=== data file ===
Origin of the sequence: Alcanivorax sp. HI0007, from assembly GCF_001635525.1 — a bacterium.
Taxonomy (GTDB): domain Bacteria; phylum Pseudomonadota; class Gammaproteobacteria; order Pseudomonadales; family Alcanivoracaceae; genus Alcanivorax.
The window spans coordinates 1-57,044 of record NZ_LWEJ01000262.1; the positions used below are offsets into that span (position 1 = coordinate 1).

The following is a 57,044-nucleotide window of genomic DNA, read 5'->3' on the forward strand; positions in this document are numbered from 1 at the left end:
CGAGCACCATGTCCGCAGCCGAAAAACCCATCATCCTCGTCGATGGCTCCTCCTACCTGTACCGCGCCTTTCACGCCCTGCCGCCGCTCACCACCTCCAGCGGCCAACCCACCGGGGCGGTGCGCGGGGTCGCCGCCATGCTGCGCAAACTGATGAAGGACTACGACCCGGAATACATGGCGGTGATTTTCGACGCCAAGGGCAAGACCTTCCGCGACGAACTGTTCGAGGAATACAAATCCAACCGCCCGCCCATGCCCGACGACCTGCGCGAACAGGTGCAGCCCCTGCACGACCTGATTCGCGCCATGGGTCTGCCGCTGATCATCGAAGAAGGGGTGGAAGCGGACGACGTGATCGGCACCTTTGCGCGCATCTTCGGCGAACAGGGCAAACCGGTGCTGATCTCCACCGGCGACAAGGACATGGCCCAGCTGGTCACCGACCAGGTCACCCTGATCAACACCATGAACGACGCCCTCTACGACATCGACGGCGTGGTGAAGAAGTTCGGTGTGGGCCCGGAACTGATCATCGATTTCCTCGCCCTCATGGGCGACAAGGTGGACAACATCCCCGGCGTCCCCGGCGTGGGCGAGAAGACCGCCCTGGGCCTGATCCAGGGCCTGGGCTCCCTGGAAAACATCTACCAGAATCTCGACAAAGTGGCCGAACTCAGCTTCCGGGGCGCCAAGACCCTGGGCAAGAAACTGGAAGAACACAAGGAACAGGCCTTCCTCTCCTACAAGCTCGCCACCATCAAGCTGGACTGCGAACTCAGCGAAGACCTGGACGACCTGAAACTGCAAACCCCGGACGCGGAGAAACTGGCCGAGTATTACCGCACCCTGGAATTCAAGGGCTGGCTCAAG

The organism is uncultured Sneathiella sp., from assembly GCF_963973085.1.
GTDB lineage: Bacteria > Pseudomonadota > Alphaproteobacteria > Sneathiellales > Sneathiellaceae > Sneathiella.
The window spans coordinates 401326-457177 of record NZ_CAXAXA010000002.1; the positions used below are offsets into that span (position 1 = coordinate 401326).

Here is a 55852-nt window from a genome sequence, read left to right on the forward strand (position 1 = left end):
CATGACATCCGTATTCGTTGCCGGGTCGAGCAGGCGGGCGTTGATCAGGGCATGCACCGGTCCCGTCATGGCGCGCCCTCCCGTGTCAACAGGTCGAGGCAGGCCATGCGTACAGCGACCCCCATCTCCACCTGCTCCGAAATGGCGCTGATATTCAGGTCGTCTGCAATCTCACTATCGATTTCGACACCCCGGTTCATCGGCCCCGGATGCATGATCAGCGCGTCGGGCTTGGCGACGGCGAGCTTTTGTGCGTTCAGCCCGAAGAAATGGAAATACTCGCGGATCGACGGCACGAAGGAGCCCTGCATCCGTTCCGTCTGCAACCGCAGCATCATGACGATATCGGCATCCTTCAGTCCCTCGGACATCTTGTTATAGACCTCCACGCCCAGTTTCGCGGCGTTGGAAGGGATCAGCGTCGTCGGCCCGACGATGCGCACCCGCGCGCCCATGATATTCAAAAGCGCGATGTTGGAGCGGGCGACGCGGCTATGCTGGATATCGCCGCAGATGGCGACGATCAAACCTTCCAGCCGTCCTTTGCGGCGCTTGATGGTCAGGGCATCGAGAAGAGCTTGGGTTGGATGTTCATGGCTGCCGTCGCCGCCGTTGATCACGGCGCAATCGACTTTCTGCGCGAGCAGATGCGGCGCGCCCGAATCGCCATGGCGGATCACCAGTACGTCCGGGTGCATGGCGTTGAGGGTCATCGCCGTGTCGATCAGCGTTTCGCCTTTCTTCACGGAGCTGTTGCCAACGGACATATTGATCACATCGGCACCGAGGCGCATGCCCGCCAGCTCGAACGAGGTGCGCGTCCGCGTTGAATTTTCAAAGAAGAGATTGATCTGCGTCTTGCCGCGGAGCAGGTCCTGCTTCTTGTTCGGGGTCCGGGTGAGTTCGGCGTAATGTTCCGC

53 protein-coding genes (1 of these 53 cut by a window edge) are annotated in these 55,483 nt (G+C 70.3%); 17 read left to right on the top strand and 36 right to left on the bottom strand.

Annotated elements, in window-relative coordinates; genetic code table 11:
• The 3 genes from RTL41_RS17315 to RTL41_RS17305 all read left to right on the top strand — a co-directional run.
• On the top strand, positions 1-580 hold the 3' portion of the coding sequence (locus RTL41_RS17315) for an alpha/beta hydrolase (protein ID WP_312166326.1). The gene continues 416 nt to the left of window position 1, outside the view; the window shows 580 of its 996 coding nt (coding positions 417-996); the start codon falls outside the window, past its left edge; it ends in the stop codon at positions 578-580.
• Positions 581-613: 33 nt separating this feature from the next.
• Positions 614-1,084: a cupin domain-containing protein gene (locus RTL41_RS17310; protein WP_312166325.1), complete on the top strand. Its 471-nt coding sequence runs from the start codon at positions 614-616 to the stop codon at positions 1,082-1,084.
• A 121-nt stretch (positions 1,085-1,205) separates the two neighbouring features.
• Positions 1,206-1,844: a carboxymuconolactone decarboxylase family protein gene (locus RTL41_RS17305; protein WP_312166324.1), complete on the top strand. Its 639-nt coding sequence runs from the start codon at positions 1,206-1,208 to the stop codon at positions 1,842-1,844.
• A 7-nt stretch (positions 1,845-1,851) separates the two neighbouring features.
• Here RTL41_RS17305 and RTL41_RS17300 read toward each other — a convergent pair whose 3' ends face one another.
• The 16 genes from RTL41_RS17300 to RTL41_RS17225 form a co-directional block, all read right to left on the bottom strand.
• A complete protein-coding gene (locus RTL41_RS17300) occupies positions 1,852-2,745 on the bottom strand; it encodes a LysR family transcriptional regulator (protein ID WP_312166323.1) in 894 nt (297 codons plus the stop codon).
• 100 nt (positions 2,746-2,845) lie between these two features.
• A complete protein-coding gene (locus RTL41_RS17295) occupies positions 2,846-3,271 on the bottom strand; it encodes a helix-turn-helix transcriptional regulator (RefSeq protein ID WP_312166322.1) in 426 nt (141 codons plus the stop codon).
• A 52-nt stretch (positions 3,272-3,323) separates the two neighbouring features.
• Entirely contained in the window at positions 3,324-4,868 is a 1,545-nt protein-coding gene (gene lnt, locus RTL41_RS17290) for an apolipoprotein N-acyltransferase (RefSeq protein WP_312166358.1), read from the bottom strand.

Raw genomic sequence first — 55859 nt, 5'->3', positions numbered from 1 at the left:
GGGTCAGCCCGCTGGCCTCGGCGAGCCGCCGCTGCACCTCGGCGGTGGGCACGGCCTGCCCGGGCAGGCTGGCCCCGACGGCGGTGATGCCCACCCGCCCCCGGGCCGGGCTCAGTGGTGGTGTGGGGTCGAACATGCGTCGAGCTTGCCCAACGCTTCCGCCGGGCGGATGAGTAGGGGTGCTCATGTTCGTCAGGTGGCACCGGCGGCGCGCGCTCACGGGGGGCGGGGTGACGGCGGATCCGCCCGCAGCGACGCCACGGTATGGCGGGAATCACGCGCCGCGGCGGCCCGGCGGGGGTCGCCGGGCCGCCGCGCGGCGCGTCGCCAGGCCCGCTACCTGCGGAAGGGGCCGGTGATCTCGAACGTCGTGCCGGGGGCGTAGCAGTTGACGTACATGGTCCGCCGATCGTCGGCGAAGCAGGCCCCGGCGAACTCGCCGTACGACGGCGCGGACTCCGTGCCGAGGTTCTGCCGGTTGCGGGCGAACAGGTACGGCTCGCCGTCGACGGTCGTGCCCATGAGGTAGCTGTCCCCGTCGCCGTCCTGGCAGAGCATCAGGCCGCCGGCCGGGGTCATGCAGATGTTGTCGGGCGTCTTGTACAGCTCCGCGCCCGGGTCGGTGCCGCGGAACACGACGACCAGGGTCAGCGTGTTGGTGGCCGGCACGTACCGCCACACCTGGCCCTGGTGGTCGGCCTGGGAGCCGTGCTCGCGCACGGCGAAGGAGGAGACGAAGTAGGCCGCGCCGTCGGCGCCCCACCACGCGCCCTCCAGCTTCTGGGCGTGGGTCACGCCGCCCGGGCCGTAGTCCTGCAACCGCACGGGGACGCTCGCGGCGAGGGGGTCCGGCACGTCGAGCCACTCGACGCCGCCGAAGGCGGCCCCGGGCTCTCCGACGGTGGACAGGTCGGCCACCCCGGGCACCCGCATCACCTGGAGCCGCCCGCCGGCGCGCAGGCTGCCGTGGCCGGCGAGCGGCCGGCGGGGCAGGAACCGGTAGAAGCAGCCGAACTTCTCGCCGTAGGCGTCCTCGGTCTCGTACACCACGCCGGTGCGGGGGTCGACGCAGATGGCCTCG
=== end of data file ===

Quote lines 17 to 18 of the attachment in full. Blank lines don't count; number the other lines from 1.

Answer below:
• A 121-nt stretch (positions 1,085-1,205) separates the two neighbouring features.
• Positions 1,206-1,844: a carboxymuconolactone decarboxylase family protein gene (locus RTL41_RS17305; protein WP_312166324.1), complete on the top strand. Its 639-nt coding sequence runs from the start codon at positions 1,206-1,208 to the stop codon at positions 1,842-1,844.